Micro-managing the motions of the fingers by micro-managing time

September 17,2018

When playing we are lulled into a sense that we make one physical motion for every note we play.  That, however, leaves out many subtle motions we make before we play a note and while we hold a note (even if the note is brief).

I wanted to call Irving’s attention to motions that take place so rapidly that we are unaware of them, but at the same time are motions that are critical to the successful execution of the connection from the current note to the next note.

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Speed – evenness – relaxation: “tapping” and  “clicking”

A basic procedure that fosters rapidity in playing is to keep the physical involvement of the body to an absolute minimum.  The more tension there is in the muscles, and the further in space the fingers must move, the more inhibited is the onward flow of the notes through time.  Speed requires relaxation.  So does evenness.

We are looking for the least amount of weight and force that will cause to make the notes audible, and put that together with the least distance of motion by the fingers.  The necessary amount of motion and muscular contraction to create a sound is so little that many of us cannot make the distinction between that amount and no amount at all.  That even if we try intentionally to do the least effort possible, it will prove to be too much.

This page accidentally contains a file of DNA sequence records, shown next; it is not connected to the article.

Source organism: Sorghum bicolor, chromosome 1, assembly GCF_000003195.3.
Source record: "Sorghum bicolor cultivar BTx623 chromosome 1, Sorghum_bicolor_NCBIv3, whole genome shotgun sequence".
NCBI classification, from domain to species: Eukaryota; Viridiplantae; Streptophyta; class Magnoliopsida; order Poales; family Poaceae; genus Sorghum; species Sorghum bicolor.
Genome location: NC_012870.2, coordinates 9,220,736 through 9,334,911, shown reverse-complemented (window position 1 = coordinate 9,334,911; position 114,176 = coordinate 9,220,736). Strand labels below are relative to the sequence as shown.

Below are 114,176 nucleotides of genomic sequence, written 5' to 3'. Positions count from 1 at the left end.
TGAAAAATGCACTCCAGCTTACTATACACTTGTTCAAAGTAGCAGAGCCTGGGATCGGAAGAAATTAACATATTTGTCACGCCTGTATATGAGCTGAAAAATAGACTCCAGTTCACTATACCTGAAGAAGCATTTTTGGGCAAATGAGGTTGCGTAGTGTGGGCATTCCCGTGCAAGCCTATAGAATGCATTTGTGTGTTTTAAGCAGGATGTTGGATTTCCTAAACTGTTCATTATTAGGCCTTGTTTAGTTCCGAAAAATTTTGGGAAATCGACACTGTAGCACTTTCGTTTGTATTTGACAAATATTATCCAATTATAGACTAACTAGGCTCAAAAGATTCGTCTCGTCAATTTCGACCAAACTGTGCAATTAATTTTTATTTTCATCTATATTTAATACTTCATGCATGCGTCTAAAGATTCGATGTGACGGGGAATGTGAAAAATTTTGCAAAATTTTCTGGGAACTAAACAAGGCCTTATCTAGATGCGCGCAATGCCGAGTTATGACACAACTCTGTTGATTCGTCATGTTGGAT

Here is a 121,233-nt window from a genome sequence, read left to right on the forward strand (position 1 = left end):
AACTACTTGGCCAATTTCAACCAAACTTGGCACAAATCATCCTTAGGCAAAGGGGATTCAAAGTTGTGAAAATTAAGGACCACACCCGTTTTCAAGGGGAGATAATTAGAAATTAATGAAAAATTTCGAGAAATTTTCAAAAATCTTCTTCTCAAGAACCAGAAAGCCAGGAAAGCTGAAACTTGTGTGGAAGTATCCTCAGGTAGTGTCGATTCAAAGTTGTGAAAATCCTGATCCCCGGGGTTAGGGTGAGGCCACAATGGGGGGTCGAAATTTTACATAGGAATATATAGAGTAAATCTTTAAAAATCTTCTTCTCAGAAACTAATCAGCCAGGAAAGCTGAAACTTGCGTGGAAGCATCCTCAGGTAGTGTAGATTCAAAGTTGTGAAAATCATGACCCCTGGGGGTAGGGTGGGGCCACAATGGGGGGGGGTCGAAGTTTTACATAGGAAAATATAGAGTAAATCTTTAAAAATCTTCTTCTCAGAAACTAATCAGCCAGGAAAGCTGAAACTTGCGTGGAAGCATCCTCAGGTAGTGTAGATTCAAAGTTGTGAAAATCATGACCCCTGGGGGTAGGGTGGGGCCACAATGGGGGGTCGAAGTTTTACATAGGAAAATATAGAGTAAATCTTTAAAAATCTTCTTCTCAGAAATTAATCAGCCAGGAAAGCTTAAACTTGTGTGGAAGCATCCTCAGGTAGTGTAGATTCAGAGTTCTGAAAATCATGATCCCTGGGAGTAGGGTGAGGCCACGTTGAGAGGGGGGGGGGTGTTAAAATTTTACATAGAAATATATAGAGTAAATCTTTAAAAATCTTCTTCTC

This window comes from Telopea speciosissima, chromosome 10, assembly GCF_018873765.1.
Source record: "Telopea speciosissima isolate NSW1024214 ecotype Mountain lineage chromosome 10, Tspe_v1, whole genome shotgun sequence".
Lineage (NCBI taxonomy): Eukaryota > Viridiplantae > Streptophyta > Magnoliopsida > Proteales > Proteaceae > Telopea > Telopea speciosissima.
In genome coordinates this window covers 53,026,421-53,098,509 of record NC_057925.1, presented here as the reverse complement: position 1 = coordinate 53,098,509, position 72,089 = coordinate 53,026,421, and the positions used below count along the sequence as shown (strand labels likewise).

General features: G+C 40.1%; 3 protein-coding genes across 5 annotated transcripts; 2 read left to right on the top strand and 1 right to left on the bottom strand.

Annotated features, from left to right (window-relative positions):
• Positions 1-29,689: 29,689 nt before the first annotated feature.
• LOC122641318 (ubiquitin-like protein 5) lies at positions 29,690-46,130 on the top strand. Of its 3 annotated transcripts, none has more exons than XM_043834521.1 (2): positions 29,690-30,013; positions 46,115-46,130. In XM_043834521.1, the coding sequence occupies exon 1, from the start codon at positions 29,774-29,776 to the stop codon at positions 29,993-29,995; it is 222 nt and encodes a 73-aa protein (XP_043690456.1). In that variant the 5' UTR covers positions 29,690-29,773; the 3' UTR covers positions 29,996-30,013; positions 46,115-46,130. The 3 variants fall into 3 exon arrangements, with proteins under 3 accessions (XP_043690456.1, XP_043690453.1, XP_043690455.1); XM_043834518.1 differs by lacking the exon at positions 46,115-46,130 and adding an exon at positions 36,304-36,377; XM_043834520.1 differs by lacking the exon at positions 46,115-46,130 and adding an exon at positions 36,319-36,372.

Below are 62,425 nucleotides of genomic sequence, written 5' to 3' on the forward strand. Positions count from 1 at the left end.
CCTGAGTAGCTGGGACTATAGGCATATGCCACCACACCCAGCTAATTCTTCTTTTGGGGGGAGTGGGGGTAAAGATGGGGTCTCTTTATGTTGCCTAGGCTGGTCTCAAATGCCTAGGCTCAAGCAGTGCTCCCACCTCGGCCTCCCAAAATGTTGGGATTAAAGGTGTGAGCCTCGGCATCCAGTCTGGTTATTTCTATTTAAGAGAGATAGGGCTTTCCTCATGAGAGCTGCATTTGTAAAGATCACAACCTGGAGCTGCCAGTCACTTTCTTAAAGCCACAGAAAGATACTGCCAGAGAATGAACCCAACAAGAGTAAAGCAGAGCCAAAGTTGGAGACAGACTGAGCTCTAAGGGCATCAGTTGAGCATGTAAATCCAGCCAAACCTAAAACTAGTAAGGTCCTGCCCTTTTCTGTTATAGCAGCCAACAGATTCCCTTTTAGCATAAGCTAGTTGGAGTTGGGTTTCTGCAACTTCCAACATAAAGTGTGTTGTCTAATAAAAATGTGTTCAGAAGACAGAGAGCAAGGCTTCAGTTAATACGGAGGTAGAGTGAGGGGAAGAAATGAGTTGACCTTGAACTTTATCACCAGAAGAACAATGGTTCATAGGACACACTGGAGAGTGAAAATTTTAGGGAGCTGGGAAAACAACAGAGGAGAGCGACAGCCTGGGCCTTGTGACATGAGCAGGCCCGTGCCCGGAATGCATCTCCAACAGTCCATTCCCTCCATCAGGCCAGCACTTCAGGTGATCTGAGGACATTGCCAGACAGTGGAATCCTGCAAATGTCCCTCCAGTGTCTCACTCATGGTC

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“The three faces of Irving? (sic)”

Three pronouns that refer to the same pianist: I, you and s’he”

The reference is to the movie “The three faces of Eve” in which a woman with multiple personalities gradually learns how to integrate the first personalities with a newly arisen third personality.

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